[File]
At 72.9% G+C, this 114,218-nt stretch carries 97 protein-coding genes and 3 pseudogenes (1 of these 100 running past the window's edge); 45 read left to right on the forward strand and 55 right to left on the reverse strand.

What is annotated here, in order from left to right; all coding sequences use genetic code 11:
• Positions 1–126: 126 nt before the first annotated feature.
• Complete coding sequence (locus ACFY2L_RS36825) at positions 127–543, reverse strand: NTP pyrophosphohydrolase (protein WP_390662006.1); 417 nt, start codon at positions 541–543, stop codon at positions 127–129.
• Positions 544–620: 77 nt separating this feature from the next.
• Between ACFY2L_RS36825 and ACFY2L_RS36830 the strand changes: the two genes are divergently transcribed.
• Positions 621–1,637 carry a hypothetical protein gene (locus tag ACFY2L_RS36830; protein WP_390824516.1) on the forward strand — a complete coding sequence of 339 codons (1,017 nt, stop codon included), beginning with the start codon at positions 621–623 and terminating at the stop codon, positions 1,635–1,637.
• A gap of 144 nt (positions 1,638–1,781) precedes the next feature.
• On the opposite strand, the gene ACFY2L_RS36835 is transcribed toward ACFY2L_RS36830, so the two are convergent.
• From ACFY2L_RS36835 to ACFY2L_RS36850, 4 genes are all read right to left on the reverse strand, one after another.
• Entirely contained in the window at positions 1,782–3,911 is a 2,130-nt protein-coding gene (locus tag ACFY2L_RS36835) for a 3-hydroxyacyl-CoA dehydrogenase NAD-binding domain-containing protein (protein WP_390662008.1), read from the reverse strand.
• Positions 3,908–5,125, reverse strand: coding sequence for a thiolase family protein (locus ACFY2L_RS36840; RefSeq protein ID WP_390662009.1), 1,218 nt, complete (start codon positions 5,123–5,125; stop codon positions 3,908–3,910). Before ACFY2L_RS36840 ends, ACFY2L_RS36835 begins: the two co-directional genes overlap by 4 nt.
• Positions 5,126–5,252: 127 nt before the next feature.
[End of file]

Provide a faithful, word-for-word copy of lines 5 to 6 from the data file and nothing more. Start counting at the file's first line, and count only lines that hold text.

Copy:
• Positions 544–620: 77 nt separating this feature from the next.
• Between ACFY2L_RS36825 and ACFY2L_RS36830 the strand changes: the two genes are divergently transcribed.